Wednesday, 21 December 2011
When a completed film spends years gathering dust before a perfunctory release it's usually because the studio behind it is aware said film isn't any good. It's odd then that Kenneth Lonergan's 'Margaret', shot in 2006 and just released at the tail end of 2011, should be earning so many rave reviews from critics. Apparently its time in cinema purgatory was the result of a protracted legal clash between the writer-director and 20th Century Fox over the final cut, with Martin Scorsese and long-serving editor Thelma Schoonmaker eventually brought in to mediate between the two - producing a final cut which runs at two and a half hours. The result is one of the year's most emotionally affecting and thought-provoking dramas - even if its protagonist is comfortably one of the most infuriating screen creations of recent memory.
The drama exists principally in the "moral gymnasium" of Lisa Cohen, a high school student played by a fresh-faced Anna Paquin, who is the unwitting cause of a traffic accident which sees a woman (Allison Janney) killed by a speeding bus - the immediate aftermath of which is truly, utterly harrowing. Lonergan's sprawling follow-up to 2000's 'You Can Count On Me' is chiefly about taking responsibility for your actions - something Lisa spends about two hours and twenty minutes singularly failing to do, intruding on and causing trouble in several other people's lives in the process. Her mother (J. Smith-Cameron), a successful Broadway actress, bares the brunt of her contemptuous attitude and insensitivity most fully, though a mild-mannered English teacher (Matthew Broderick), a hunky "math" teacher (Matt Damon) and the friend's and family of the deceased also have to deal with her inexhaustible pouting, arguing and self-important drivel. And firmly in her cross-hairs is Mark Ruffalo as the bus driver who Lisa is determined to see punished for the accident in order to assuage her own guilt.
Lisa is a brilliantly written character. She's truly horrific, yet she isn't a caricature and Lonergan's treatment of her is infinitely humane. I even related to her a little: she's a perfectly observed example of youthful know-it-all-ness. She literally has an answer for everything, never listens to anybody and asserts half-formed, confused opinions about the world as if they are ironclad facts - often seeming foolish in the process (such as when she vents her frustration with an extremely helpful detective by irrelevantly chiding him about the history of racially motivated police brutality). She consistently chooses her friends with unfailing superficiality, being nasty to both the boy who earnestly likes her (John Gallagher, Jr.) and Broderick's affable teacher, whilst sucking up to the cool kid (Kieran Culkin) and Damon's square-jawed hunk. If that reads like a cliché, then it's one Lonergan survives because he writes all of these people equally nice, rather than creating any goodies and baddies. It's more important what Lisa projects onto these people, without consideration of their feelings, than who they actually are.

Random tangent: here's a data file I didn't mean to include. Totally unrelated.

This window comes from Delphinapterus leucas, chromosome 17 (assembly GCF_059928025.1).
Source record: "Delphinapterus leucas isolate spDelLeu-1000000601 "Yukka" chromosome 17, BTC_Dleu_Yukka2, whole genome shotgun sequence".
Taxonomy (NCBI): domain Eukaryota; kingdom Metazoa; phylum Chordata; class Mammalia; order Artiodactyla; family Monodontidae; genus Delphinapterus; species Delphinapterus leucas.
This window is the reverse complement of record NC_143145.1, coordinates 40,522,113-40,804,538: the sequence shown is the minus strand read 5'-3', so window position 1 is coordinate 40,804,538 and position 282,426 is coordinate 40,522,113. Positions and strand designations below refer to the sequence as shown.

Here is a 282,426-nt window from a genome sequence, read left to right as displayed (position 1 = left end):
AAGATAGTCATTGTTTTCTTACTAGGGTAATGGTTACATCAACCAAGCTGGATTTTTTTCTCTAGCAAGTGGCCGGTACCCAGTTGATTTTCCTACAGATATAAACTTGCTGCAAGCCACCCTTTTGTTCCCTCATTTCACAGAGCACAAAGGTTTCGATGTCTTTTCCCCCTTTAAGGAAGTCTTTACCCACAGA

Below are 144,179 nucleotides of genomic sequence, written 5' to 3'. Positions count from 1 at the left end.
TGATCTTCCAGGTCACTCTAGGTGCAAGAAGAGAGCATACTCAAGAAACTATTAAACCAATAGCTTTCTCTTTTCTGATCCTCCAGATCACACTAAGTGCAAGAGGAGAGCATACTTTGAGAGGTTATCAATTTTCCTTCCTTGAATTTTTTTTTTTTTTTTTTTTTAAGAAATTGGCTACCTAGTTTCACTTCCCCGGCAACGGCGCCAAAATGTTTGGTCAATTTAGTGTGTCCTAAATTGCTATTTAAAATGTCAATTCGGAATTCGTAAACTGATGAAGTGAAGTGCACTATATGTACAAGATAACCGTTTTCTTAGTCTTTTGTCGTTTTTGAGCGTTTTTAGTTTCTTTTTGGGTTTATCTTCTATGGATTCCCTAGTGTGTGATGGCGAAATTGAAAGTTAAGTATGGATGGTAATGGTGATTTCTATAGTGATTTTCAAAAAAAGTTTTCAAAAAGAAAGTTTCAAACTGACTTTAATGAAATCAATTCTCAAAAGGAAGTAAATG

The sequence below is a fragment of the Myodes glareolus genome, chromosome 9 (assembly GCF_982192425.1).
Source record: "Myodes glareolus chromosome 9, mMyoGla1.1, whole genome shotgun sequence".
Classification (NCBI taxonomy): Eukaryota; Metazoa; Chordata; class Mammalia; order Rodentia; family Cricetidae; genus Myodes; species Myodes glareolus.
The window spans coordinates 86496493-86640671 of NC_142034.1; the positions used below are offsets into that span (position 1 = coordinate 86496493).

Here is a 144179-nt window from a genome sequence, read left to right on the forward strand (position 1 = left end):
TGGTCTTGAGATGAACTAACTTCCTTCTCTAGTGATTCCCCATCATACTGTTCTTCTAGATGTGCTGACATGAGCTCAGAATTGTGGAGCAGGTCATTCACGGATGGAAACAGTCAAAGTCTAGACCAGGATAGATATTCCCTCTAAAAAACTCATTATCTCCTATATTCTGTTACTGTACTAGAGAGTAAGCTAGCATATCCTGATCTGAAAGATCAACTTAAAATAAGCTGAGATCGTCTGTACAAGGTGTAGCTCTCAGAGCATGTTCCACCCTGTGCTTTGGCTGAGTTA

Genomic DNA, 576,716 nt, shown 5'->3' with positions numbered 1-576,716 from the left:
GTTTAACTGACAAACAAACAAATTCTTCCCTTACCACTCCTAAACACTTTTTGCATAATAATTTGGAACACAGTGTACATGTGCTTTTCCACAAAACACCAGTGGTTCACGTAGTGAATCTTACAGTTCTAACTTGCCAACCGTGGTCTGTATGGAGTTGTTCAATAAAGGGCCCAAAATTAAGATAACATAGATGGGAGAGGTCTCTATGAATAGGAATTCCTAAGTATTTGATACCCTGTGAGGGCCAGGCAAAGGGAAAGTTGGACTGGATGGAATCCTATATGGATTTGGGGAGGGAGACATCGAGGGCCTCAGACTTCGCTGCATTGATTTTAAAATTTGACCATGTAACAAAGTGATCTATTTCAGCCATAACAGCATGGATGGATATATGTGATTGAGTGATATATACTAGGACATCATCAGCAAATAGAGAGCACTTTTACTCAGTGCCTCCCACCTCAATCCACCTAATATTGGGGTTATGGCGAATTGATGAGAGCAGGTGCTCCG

'Margaret' is a brilliantly conceived character study and never less than compelling as a look at life in the shadow of tragedy, even if it's theme rich and character packed to the point of distension (I haven't even mentioned the incongruity of Jean Reno as Colombian lothario Ramon). But conceived in the more immediate aftermath of 9/11, it's disquieting how relevant it remains to the political moment given its protracted post-production period. Set in New York, with heavy emphasis placed on the city, there are frequent heated exchanges about the rights and wrongs of American foreign policy between Lisa and a Syrian classmate. Here Lisa's refusal to at least share responsibility for the accident is presented as having moral equivalence to her nation's emotional, reactionary blindness towards the human cost of the "war on terror". The fact that this element of the film still registers (even a reference to a disliked "current President" survives the change in administrations) is a monument to how little has changed in the last half-decade.
'Margaret' is rated '15' by the BBFC and on a limited release in the UK now.